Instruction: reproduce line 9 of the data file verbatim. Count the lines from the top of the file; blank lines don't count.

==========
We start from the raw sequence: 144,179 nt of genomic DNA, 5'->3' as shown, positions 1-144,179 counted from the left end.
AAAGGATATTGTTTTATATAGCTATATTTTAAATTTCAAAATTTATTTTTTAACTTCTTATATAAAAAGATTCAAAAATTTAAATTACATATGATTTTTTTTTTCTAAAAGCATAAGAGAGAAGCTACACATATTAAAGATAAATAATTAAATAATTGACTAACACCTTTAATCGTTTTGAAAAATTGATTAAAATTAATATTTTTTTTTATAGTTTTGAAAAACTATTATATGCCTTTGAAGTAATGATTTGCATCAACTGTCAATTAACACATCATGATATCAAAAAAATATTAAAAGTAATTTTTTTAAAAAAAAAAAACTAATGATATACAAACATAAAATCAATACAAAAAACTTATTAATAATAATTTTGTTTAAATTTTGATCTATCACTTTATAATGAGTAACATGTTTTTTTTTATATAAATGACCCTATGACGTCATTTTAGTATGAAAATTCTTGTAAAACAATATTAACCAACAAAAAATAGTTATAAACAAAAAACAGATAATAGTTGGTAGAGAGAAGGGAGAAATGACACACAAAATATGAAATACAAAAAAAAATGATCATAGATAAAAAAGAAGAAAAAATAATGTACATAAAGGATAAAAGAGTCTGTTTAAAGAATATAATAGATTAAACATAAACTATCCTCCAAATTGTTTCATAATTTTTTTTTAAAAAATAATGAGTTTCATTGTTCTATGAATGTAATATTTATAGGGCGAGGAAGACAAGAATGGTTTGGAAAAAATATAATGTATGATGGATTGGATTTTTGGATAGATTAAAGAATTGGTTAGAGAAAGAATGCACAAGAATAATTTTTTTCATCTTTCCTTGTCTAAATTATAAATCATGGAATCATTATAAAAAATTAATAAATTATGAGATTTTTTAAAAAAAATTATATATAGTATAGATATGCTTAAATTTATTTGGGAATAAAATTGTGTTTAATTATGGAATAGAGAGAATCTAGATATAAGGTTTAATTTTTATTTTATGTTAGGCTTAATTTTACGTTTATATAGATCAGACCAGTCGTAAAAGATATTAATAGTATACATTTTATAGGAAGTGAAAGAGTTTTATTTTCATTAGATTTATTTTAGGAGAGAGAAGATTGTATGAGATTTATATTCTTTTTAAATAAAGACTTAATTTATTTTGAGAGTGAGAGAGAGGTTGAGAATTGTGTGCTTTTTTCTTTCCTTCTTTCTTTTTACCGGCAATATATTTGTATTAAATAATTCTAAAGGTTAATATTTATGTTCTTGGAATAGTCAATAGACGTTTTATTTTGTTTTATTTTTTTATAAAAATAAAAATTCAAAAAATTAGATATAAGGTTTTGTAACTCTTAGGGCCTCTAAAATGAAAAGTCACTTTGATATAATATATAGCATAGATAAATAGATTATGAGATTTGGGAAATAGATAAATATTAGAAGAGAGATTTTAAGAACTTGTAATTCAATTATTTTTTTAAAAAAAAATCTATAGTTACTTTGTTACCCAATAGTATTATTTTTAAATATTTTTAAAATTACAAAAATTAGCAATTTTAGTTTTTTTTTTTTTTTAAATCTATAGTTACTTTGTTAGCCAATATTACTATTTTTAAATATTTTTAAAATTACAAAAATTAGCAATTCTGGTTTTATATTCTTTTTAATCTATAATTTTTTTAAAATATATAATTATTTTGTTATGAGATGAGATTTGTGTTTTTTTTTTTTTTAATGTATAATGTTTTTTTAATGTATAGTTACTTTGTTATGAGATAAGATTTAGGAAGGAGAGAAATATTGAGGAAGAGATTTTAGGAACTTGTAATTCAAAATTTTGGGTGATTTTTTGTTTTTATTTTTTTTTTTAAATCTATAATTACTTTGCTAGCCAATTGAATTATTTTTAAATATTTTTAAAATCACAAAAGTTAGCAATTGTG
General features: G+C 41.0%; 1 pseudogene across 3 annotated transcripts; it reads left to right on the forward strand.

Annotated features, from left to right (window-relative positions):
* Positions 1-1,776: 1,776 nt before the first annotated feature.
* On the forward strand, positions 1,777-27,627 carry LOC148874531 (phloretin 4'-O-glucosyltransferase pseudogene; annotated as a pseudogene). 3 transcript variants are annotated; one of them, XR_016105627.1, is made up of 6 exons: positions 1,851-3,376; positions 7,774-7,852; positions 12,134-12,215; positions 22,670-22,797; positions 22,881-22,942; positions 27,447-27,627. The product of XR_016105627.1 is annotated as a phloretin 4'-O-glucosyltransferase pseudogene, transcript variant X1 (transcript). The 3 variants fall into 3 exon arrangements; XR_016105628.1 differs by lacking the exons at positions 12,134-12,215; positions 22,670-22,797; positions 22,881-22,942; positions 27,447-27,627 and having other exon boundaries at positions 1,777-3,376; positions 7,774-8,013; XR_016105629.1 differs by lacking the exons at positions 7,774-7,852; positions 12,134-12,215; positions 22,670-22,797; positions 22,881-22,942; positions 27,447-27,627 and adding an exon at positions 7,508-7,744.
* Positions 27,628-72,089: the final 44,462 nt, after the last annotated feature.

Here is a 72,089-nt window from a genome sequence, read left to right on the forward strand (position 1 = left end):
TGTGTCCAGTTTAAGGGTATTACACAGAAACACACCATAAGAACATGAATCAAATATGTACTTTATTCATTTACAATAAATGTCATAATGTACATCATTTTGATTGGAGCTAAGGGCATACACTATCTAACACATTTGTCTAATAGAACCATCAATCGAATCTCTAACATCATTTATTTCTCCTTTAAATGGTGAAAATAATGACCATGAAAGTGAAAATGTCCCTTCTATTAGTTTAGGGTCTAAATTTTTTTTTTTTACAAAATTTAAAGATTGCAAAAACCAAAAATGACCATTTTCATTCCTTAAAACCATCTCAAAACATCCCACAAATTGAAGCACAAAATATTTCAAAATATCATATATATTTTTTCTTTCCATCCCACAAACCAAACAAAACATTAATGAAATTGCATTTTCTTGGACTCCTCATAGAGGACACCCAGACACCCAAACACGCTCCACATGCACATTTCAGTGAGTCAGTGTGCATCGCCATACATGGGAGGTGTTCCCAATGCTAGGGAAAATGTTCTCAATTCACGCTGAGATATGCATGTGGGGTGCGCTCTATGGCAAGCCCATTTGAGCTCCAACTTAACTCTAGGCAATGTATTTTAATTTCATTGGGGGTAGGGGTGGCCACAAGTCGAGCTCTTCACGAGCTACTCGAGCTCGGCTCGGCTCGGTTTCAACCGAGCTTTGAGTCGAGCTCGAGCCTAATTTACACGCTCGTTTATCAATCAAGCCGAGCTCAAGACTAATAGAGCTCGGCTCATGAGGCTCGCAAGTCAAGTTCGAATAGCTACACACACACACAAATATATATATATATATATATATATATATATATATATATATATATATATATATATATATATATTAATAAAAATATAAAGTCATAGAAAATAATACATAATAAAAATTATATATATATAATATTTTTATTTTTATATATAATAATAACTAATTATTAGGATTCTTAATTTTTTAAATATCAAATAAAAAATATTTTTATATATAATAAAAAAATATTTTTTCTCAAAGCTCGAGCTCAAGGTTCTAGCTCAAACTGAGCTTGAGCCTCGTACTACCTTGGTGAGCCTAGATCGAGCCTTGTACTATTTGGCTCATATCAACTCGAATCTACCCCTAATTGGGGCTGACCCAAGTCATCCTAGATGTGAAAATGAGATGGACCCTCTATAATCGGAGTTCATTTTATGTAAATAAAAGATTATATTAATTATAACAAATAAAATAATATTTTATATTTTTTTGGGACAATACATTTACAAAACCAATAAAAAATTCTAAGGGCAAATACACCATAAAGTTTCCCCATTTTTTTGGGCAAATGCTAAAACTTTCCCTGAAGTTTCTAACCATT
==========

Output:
TGTGTCCAGTTTAAGGGTATTACACAGAAACACACCATAAGAACATGAATCAAATATGTACTTTATTCATTTACAATAAATGTCATAATGTACATCATTTTGATTGGAGCTAAGGGCATACACTATCTAACACATTTGTCTAATAGAACCATCAATCGAATCTCTAACATCATTTATTTCTCCTTTAAATGGTGAAAATAATGACCATGAAAGTGAAAATGTCCCTTCTATTAGTTTAGGGTCTAAATTTTTTTTTTTTACAAAATTTAAAGATTGCAAAAACCAAAAATGACCATTTTCATTCCTTAAAACCATCTCAAAACATCCCACAAATTGAAGCACAAAATATTTCAAAATATCATATATATTTTTTCTTTCCATCCCACAAACCAAACAAAACATTAATGAAATTGCATTTTCTTGGACTCCTCATAGAGGACACCCAGACACCCAAACACGCTCCACATGCACATTTCAGTGAGTCAGTGTGCATCGCCATACATGGGAGGTGTTCCCAATGCTAGGGAAAATGTTCTCAATTCACGCTGAGATATGCATGTGGGGTGCGCTCTATGGCAAGCCCATTTGAGCTCCAACTTAACTCTAGGCAATGTATTTTAATTTCATTGGGGGTAGGGGTGGCCACAAGTCGAGCTCTTCACGAGCTACTCGAGCTCGGCTCGGCTCGGTTTCAACCGAGCTTTGAGTCGAGCTCGAGCCTAATTTACACGCTCGTTTATCAATCAAGCCGAGCTCAAGACTAATAGAGCTCGGCTCATGAGGCTCGCAAGTCAAGTTCGAATAGCTACACACACACACAAATATATATATATATATATATATATATATATATATATATATATATATATATATATATATATATTAATAAAAATATAAAGTCATAGAAAATAATACATAATAAAAATTATATATATATAATATTTTTATTTTTATATATAATAATAACTAATTATTAGGATTCTTAATTTTTTAAATATCAAATAAAAAATATTTTTATATATAATAAAAAAATATTTTTTCTCAAAGCTCGAGCTCAAGGTTCTAGCTCAAACTGAGCTTGAGCCTCGTACTACCTTGGTGAGCCTAGATCGAGCCTTGTACTATTTGGCTCATATCAACTCGAATCTACCCCTAATTGGGGCTGACCCAAGTCATCCTAGATGTGAAAATGAGATGGACCCTCTATAATCGGAGTTCATTTTATGTAAATAAAAGATTATATTAATTATAACAAATAAAATAATATTTTATATTTTTTTGGGACAATACATTTACAAAACCAATAAAAAATTCTAAGGGCAAATACACCATAAAGTTTCCCCATTTTTTTGGGCAAATGCTAAAACTTTCCCTGAAGTTTCTAACCATT